You might be surprised by what you discover about your habits. It’s easy to overlook a handful of Parmesan cheese tossed on your pasta or the amount of salad dressing you use. In addition, you may notice patterns of eating; such as boredom, anger, sadness, happiness, or 12 noon. By becoming aware of habits, you can start to make changes.

A Diary is a record of your life in progress. Use the diary to record your daily foods, activities, thoughts and goals. You will lose weight and keep it off. And if you have the chance to read it ten year from now, you will have fond memories and a documented journey of your adventure and success.

The Food and Activity Diary was designed to be used by any weight control program. So whether your counting calories, carbohydrates, fat, proteins, points, or food groups you can easily use the Food and Activity Diary.

How to Use the Diary

Motivation, Inspiration and Positive Thinking. Start your day off on a positive note. If you start to slide, remember the positive thought for the day.

Record the foods and the amounts of everything you eat and drink, even one grape. Don’t forget to weigh or measure your food. In time, you will be able to guess the size, but for now make sure you have a kitchen scale, measuring cups, and measuring spoons. See the portion control section at Weighing Success for suggested measuring tools.

Be honest.
Do not write down a carrot when you just ate a hot fudge sundae.

Record foods right after eating, otherwise you may forget.

In the tracking column, note the number of calories, carbohydrates, fats, proteins, points or food groups you have consumed. The food plan you are on will determine what you will track.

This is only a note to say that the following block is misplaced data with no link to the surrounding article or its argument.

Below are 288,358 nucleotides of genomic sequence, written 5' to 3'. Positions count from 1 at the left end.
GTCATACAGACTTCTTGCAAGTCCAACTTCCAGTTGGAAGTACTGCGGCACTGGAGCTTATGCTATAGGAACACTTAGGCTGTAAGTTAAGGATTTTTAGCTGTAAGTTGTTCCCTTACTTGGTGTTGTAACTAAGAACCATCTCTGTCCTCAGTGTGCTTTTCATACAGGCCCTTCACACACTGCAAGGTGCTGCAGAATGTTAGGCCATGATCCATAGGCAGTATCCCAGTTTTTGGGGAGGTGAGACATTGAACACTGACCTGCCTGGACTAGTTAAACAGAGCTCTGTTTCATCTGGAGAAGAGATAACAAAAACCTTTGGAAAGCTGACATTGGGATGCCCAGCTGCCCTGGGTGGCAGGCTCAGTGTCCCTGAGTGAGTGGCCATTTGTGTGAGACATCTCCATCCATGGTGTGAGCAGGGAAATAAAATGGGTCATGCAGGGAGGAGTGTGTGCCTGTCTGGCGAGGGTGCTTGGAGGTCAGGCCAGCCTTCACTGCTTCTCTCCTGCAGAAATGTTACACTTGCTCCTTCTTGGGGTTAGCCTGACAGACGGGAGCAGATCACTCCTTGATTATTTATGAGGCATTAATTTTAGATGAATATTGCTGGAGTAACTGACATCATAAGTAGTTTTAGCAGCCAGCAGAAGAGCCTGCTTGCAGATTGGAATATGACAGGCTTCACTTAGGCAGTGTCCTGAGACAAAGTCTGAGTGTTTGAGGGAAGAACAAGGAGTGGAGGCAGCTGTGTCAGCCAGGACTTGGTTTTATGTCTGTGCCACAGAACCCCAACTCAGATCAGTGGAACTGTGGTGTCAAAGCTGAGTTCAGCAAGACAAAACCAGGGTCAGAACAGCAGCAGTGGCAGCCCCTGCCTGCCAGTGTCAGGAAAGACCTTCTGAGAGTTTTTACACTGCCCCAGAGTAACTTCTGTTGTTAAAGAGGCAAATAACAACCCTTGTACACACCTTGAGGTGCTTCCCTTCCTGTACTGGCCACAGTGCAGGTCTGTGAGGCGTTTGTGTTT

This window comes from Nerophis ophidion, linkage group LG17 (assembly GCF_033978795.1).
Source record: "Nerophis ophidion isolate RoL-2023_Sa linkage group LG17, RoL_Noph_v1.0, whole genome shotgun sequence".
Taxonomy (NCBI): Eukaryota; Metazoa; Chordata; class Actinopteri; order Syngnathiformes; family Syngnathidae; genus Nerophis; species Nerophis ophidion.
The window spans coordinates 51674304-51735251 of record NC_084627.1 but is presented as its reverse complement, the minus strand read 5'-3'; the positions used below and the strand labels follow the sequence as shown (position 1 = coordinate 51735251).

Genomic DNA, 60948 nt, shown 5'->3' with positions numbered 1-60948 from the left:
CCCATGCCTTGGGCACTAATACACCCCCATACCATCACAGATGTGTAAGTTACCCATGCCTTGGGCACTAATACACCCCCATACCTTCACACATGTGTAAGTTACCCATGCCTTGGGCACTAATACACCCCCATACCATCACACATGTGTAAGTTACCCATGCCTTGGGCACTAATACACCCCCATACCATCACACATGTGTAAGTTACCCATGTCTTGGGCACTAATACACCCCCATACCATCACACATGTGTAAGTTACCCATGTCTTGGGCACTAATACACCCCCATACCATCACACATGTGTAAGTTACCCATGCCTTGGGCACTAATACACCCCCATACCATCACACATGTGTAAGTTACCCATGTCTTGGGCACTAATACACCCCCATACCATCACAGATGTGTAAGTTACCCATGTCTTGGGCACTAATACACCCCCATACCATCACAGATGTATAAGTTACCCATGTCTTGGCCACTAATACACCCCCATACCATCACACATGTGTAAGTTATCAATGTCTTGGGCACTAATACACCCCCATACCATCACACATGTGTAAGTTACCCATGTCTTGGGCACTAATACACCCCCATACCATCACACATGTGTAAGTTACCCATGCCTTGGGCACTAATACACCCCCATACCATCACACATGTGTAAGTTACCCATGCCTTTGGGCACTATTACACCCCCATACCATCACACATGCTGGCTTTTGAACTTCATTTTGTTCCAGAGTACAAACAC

Obtaining nutrition information on food products is easy today. Check the Internet, the nutrition label, or a book on foods and nutrients.

At the end of the day, total up your numbers and place them in the summary box. How did you do? There is also a place for you to monitor your activities or exercise, thoughts and goals.

At the end of each 7 days there is a week in review section. Look at what you have accomplished and set new goals. Practice positive thinking and complete the weekly self-awareness assignment.

Click on the link below to take you to a practice sheet and a seven day food diary. I have filled in the first day as an example for you to follow.

Seven Day Food Diary (pdf files)

Free Resources
USDA, Choose MyPlate 
National Heart, Lung, and Blood Institute, NIH. Daily Food and Activity Diary
WebMD Portion Size Guide 

Thursday, September 21, 2017

International Day of Peace






International Day of Peace
The International Day of Peace ("Peace Day") provides an opportunity for individuals, organizations and nations to create practical acts of peace on a shared date. It was established by a United Nations resolution in 1981 to coincide with the opening of the General Assembly. The first Peace Day was celebrated in September 1982.

In 2002 the General Assembly officially declared September 21 as the permanent date for the International Day of Peace. By creating the International Day of Peace, the UN devoted itself to worldwide peace and encouraged all of mankind to work in cooperation for this goal. During the discussion of the U.N. Resolution that established the International Day of Peace, it was suggested that:

"Peace Day should be devoted to commemorating and strengthening the ideals of peace both within and among all nations and peoples…This day will serve as a reminder to all peoples that our organization, with all its limitations, is a living instrument in the service of peace and should serve all of us here within the organization as a constantly pealing bell reminding us that our permanent commitment, above all interests or differences of any kind, is to peace."

 
The International Day of Peace, observed each year on 21 September, 


“Together, let us stand up against bigotry and for human rights.
Together, let us build bridges. Together, let us transform fear into hope.”

United Nations Secretary-General António Guterres


The theme for 2017 is “Together for Peace: Respect, Safety and Dignity for All.”

The theme honors the spirit of TOGETHER, a global initiative that promotes respect, safety and dignity for everyone forced to flee their homes and those leaving in search of a better life. TOGETHER unites the organizations of the United Nations System, the 193 Member States of the United Nations, the private sector, civil society, academic institutions and individual citizens in a global partnership in support of diversity, non-discrimination and acceptance of refugees and migrants. It was initiated during the United Nations Summit for Refugees and Migrants on 19 September 2016.